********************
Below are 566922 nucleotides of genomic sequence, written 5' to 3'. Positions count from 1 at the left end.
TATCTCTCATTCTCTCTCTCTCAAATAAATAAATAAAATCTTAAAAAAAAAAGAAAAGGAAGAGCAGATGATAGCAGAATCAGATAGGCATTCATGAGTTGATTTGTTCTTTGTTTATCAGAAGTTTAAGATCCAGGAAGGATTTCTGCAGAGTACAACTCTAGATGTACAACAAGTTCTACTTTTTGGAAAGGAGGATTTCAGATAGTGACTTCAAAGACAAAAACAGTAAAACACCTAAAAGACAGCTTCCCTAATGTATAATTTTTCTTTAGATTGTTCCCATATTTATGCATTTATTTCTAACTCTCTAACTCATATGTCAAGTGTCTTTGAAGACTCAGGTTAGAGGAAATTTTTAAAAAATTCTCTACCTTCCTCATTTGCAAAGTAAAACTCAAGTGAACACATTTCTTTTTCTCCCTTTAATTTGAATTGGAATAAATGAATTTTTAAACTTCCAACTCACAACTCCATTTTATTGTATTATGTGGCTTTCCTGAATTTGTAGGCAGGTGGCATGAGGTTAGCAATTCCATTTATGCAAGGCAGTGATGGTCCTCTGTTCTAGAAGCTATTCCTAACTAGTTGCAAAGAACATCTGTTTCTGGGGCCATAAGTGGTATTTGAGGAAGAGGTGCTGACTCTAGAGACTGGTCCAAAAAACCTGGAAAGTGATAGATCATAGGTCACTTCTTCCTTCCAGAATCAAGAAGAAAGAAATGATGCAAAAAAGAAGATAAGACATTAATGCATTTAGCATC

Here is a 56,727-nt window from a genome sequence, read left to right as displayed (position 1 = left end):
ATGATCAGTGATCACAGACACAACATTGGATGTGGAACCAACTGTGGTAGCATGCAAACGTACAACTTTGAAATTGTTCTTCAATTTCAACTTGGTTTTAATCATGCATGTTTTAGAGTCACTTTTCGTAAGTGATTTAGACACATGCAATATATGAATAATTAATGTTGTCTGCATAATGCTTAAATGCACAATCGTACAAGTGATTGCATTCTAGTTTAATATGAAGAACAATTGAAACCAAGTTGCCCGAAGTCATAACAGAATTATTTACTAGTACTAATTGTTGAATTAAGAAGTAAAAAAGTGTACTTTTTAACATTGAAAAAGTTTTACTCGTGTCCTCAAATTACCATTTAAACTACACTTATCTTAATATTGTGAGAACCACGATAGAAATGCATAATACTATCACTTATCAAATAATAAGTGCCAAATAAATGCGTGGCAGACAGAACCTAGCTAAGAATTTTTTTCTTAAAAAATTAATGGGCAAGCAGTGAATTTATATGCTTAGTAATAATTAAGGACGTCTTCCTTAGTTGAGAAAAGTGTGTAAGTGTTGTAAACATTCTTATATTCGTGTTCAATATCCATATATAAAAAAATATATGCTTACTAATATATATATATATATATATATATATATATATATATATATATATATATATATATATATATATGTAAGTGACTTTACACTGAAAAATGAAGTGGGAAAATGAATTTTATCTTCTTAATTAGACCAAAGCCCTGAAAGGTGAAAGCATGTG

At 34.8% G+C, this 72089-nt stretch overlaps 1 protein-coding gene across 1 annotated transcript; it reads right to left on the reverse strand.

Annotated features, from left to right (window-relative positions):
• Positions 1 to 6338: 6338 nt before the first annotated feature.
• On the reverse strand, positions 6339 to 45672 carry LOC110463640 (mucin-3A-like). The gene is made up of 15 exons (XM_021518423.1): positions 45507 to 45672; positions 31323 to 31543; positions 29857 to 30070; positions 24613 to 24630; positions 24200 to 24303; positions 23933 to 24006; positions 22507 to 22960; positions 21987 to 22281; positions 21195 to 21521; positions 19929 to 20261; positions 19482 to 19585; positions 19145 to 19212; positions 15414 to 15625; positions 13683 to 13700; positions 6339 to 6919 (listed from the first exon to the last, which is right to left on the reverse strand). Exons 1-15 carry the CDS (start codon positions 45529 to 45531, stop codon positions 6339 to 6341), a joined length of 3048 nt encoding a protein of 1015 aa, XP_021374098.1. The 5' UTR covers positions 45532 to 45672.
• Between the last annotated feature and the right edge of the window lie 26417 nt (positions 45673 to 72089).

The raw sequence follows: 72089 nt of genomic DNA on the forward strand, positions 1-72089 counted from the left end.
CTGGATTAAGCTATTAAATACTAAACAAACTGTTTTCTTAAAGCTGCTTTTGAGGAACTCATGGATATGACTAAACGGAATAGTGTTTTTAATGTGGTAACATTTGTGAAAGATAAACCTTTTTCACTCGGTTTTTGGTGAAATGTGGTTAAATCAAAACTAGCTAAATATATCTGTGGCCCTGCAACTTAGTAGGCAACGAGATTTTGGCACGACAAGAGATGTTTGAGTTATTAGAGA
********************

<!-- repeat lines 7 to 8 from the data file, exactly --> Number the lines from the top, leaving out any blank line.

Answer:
• Positions 1 to 6338: 6338 nt before the first annotated feature.
• On the reverse strand, positions 6339 to 45672 carry LOC110463640 (mucin-3A-like). The gene is made up of 15 exons (XM_021518423.1): positions 45507 to 45672; positions 31323 to 31543; positions 29857 to 30070; positions 24613 to 24630; positions 24200 to 24303; positions 23933 to 24006; positions 22507 to 22960; positions 21987 to 22281; positions 21195 to 21521; positions 19929 to 20261; positions 19482 to 19585; positions 19145 to 19212; positions 15414 to 15625; positions 13683 to 13700; positions 6339 to 6919 (listed from the first exon to the last, which is right to left on the reverse strand). Exons 1-15 carry the CDS (start codon positions 45529 to 45531, stop codon positions 6339 to 6341), a joined length of 3048 nt encoding a protein of 1015 aa, XP_021374098.1. The 5' UTR covers positions 45532 to 45672.